Russia has banned the Open Society Foundations and the Open Society Institute Assistance Foundation from the country, saying they pose a threat to Russia's constitutional system and state security, Reuters reports.
In a statement released on Monday, Russia's General Prosecutor's Office said the two organizations would be placed on a "stop list" of foreign nongovernmental organizations whose activities have been deemed "undesirable" by the state. "It was found that the activity of the Open Society Foundations and the Open Society Institute Assistance Foundation represents a threat to the foundations of the constitutional system of the Russian Federation and the security of the state," said the statement. While the statement did not elaborate on the organizations' "undesirable" activities, Reuters notes that last January OSF founder George Soros urged the West to increase its aid to Ukraine, outlining a $50 billion financing package as a defense against an increasingly aggressive Russia.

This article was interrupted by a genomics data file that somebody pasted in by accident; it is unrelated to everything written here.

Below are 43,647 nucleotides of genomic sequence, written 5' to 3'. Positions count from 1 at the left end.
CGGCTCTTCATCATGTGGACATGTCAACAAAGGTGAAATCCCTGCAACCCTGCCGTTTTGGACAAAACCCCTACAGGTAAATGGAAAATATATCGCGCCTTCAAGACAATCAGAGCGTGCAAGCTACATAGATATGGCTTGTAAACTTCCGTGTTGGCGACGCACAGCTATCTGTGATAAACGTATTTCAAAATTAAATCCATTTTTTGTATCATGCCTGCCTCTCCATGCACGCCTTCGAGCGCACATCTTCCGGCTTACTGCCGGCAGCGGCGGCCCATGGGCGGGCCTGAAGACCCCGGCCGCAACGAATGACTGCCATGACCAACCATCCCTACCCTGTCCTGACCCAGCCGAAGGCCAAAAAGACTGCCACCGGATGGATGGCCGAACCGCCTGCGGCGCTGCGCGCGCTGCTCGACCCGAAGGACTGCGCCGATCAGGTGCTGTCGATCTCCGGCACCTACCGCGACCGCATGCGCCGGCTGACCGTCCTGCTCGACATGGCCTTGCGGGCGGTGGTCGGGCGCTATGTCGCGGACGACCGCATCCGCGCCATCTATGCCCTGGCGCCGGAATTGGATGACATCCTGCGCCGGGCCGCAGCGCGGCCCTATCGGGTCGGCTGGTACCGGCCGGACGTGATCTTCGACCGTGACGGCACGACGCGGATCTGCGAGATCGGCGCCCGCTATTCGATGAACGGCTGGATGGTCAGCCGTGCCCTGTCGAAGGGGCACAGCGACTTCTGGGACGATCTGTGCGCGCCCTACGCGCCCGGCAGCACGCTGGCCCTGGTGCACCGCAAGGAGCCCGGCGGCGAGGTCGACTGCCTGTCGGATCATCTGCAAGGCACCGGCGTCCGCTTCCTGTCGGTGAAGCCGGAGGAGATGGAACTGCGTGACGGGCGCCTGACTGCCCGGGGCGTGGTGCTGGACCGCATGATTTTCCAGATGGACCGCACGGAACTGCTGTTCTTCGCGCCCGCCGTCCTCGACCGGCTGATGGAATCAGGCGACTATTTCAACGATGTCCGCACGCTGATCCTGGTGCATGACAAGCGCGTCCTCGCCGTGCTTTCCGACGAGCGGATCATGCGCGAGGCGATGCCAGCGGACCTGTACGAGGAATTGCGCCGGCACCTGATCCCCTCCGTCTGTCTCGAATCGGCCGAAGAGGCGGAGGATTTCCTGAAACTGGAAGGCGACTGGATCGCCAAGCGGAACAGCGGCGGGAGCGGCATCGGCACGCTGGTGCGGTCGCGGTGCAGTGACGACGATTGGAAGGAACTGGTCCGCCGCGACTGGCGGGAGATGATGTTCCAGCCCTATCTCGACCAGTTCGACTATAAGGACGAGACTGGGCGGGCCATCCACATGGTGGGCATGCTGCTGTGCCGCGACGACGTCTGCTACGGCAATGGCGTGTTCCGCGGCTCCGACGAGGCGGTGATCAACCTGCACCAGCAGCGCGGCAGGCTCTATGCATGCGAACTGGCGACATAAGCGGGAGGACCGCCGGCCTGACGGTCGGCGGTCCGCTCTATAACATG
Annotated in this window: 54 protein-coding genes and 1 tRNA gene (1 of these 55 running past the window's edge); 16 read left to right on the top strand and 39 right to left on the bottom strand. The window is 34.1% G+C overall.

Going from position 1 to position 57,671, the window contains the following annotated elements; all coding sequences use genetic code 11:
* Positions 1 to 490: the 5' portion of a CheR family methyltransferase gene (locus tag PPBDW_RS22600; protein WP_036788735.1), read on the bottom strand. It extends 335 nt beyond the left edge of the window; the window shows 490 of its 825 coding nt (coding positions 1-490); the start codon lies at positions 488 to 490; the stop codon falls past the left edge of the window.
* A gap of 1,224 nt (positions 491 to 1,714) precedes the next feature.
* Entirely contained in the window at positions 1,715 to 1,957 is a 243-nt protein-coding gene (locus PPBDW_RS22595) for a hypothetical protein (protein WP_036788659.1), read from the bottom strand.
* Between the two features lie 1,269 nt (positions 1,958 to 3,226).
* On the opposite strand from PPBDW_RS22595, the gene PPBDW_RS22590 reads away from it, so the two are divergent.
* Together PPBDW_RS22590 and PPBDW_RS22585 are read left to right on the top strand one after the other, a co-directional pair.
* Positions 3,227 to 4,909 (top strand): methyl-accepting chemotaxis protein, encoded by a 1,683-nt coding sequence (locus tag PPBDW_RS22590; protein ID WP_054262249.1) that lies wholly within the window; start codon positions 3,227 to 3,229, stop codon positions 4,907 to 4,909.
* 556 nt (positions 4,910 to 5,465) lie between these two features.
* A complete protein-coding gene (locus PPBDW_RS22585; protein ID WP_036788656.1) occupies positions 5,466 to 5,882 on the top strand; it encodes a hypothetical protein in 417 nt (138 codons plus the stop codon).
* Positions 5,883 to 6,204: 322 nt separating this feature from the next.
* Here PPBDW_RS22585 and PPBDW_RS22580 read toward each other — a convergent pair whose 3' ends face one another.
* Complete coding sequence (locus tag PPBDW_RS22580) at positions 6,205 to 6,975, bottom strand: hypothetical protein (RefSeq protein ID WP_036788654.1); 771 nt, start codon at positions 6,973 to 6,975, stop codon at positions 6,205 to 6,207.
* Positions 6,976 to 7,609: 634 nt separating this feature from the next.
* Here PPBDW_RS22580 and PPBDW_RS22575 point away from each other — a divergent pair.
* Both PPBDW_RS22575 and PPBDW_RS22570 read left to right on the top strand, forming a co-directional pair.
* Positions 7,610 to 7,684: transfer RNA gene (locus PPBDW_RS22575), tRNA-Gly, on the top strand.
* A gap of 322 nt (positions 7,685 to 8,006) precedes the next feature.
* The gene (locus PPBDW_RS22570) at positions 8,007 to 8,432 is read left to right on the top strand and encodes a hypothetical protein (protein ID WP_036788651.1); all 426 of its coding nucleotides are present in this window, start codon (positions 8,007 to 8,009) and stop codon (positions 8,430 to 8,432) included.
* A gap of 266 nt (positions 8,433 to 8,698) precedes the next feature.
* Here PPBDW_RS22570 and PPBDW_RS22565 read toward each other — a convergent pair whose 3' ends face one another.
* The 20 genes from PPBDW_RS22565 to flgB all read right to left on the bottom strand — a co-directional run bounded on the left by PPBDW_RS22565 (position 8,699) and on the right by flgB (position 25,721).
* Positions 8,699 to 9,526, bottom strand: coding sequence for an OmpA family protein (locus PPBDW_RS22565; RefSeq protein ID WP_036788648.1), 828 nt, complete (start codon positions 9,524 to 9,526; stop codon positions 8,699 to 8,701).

In a press release, OSF said it was "dismayed" by the decision. "In the past, our efforts have been welcomed by Russian officials and citizens," the foundation said, "and we regret the changes that have led the government to reject our support to Russian civil society and ignore the aspirations of the Russian people."
In August, OSF announced that despite being put on a list of NGOs that could be designated as "undesirable," it would continue to support its grantees there. Of the six other U.S.-based NGOs on the list, the National Endowment for Democracy also has been declared "undesirable," while the John D. and Catherine T. MacArthur Foundation has decided to close its Moscow office and the Charles Stewart Mott Foundation has announced that it would put its activities in Russia on hold.
"We are confident that this move is a temporary aberration," said Soros. "[T]he aspirations of the Russian people for a better future cannot be suppressed and will ultimately succeed."